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Debenham High School, near Stowmarket and Diss, is rated ‘good’ in first full Ofsted inspection since 2008

A high school where students make ‘excellent progress’ has been graded ‘good’ overall with ‘outstanding’ features in its first full inspection for 15 years.

Debenham High School’s previous full inspection by Ofsted was in January 2008 – when it was judged ‘outstanding’ – before the school became an academy.

A team of four inspectors assessed the school in Debenham, near Stowmarket and Diss, over March 2 and 3 this year and rated it good for overall effectiveness, with outstanding behaviour and attitudes and personal development. Quality of education and leadership and management were felt to be good.

Debenham High School has achieved a 'good' Ofsted rating, with outstanding features. Picture: Google
Debenham High School has achieved a 'good' Ofsted rating, with outstanding features. Picture: Google

Inspectors praised pupils’ ‘exemplary behaviour’ and said they worked ‘exceptionally hard’ in lessons and were ‘strong role models’.

The inspection report said: “Pupils leave Debenham High School having made excellent progress.

“Leaders have high expectations of pupils’ behaviour and academic effort, and pupils rise to meet these.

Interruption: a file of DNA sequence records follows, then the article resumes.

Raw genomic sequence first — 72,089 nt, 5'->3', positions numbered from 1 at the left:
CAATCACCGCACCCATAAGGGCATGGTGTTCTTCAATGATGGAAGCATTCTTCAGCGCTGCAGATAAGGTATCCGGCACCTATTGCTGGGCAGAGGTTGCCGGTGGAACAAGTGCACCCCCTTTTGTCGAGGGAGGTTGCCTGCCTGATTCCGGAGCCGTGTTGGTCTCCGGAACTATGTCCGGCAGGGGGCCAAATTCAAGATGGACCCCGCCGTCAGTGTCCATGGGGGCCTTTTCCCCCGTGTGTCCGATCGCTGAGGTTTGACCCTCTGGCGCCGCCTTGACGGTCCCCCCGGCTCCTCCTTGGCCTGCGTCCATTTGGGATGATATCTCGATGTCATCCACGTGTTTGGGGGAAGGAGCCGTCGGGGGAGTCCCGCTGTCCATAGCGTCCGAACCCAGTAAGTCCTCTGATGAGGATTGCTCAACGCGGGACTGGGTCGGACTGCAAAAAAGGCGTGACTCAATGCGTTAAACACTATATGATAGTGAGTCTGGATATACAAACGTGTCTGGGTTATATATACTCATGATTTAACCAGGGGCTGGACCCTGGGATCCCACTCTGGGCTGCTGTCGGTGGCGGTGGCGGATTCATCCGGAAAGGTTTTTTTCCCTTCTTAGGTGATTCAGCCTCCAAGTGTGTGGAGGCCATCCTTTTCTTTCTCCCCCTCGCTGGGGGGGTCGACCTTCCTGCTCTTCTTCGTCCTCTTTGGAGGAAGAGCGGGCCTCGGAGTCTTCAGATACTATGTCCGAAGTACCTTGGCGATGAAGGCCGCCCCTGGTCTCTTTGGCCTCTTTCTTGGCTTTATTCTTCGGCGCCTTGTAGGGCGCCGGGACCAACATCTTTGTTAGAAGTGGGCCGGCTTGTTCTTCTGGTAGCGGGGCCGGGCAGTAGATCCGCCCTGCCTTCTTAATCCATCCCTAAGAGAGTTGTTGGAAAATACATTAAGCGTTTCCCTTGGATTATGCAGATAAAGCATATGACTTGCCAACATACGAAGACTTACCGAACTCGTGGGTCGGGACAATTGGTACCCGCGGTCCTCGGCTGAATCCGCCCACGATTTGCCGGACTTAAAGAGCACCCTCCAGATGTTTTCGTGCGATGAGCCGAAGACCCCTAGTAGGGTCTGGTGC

“Pupils receive highly focused, good-quality teaching, which enables them to make progress.”

It also said students had access to an exceptionally wide range of trips and clubs, they had excellent relationships with their tutors and pupils were highly respectful of each other.

It continued: “There is very little bullying. Where there is unkind behaviour or language used, pupils are confident that staff will resolve it quickly. Pupils are very happy and safe attending this school.”

Students have many opportunities to develop leadership skills and there is a wide range of support services in place, inspectors said.

Careers education was described as ‘thorough and ambitious’, with the report saying pupils are very well prepared for the next stage of education.

To improve, Ofsted said the support for those who join the school with weak reading and maths needed to be more rigorous so pupils can catch up quicker, and there needed to be strategies to encourage older pupils to read more widely, beyond the core curriculum.

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